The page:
Entity Framework 4 - Part Three : Repository Pattern
Last post showed how to use a ObjectContext derivation to automatically generate audit information. Now instead of using a ObjectContext directly, a rather different approach, a pattern called Repository Pattern is used to encapsulate access to the entities.
I’m using the bits included in Visual Studio 2010 Beta 2 with additional features included in Entity Framework 4 CTP 2 (not included in VS 2010) which you can download here.
What is Specification Pattern and what does it have to do with Repository Pattern? In simple terms, a specification is a piece of business logic that specifies if an entity is matching a certain criteria. Let’s suppose we need to fetch list of high profile Customers. We can hard code this criteria in UI code behind which is a bad practice you probably agree. We can also place this on our entity class, the Customer. This may not seem so bad. Maybe it is even a good practice to build the business logics like these into the entity, right? But this will only lead to a polluted interface on our entity class as more business logic is introduced. Using Specification Pattern and Separation of Concerns, these pieces of business logic can be placed in a separate class where they belong. Later, we’ll pass this criteria as a parameter into the repository to specify which entities we want to be returned.
The Specification interface we’re going to use would look like this:
public interface ISpecification<TEntity> where TEntity : EntityBase
…and implementation for our example above would be this:
public class HighProfileCustomersSpecification : ISpecification<Customer>
First let’s specify an interface for our repository. We need generic method like FindByKey, Save, Update and methods that accept an ISpecification parameter like FindOne and FindMany.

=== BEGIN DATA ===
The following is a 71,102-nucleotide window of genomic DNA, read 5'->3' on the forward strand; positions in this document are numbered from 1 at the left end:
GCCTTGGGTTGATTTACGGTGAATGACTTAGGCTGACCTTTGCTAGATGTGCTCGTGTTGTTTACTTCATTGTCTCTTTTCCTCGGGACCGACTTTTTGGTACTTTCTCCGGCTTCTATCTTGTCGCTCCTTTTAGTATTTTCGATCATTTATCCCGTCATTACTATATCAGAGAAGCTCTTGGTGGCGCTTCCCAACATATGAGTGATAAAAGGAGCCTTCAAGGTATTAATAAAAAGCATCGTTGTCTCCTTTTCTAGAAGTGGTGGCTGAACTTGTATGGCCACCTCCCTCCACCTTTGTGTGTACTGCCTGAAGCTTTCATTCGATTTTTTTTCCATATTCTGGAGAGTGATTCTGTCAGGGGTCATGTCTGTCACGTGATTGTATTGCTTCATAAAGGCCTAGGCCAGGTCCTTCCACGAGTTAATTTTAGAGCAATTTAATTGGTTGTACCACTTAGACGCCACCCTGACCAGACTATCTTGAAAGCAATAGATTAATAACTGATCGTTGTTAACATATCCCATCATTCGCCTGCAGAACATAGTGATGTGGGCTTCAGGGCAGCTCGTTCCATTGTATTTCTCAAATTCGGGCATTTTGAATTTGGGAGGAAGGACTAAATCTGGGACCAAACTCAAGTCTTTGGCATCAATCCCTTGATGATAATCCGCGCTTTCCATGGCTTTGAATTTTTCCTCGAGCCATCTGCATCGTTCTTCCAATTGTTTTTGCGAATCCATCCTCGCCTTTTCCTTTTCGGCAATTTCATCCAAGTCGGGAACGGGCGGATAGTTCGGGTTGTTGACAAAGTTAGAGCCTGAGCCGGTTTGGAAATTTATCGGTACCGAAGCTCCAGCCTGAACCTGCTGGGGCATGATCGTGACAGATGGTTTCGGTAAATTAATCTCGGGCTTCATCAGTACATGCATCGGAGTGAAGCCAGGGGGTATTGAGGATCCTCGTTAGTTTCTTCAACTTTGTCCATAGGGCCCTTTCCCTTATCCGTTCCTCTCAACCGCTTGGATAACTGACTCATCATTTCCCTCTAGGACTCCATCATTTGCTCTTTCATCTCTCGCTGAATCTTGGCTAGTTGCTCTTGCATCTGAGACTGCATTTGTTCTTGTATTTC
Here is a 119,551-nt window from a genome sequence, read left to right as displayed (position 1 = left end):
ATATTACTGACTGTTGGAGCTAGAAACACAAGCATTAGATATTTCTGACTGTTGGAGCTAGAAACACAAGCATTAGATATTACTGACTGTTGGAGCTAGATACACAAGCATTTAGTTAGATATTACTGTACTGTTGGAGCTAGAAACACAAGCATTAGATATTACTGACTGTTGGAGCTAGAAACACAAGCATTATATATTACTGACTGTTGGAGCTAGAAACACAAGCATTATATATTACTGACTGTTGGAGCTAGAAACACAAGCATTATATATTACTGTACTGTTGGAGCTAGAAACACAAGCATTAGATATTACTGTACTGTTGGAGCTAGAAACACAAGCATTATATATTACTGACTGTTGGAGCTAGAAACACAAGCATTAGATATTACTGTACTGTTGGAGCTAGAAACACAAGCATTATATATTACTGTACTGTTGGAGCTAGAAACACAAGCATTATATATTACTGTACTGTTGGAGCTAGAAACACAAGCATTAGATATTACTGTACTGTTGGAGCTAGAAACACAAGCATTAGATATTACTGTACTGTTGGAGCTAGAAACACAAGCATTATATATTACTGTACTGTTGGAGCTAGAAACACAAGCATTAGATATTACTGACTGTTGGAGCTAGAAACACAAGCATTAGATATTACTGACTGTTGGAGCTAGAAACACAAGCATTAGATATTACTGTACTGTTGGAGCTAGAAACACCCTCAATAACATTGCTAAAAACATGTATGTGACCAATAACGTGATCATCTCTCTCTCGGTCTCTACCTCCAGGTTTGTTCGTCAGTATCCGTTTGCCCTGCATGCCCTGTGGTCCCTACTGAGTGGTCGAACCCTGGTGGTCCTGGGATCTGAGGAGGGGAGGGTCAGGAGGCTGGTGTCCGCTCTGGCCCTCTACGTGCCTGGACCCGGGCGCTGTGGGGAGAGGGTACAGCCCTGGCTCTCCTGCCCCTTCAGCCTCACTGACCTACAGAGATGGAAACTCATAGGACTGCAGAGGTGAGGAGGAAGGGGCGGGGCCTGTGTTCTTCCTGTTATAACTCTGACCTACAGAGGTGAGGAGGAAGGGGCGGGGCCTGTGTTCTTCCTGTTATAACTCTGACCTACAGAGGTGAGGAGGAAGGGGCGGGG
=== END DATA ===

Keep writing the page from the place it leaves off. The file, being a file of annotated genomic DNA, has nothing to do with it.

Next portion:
public interface IRepository<TEntity> where TEntity : EntityBase
Let’s start with the easiest one, FindByKey method. To find an entity an ObjectContext that exposes the entity using
IObjectSet<TEntity> is needed so in our generic repository, we’ll create those.
public abstract class Repository<TEntity> : IRepository<TEntity> where TEntity : EntityBase
With this a lot of our implementation would just call the related method on Entity property.
public TEntity FindByKey(long id)
For Save and Update methods, the ObjectContext does provide a method that has a parameter accepting a fully qualified entity name. What’s FQEN, you may ask? Each object that is in a EntityFramework container has a fully qualified name which is in
ContainerName.EntityName format. These are the MetaData information that is exposed through EntitySet property and usually are stored in the .edmx file which we don’t have because we’re using the All Code feature, remember? Fortunately, there is one place that we can get the EntitySet metadata for our POCO entity and that is through the ObjectSet instance.
private string GetEntityName()
Now it is possible to write the generic Save and Update methods as follows:
public TEntity Update(TEntity entity)
I’ve wraped the call to SaveChanges in Save and Update methods. You can provide additional SaveChanges method in the repository that will be called explicitly by the code that uses the repository instance.
For remaining query methods that return one or multiple instances of the Entity, we’ll use the generic CreateQuery method on the ObjectContext and feed the ISpecification’s criteria to the Where method.
public TEntity FindOne(ISpecification<TEntity> spec)
That sums it up. Our concrete repositories are now just a breeze to create. We can build any missing fine grained methods into our concrete repository using the Entity property. With this approach, you only need one Repository per each Aggregate Root and EF4 will take care of any related transient child entities that should be persisted when aggregate root is saved.
public interface ICustomerRepository : IRepository<Customer>
You can get the whole project containing complete API from here.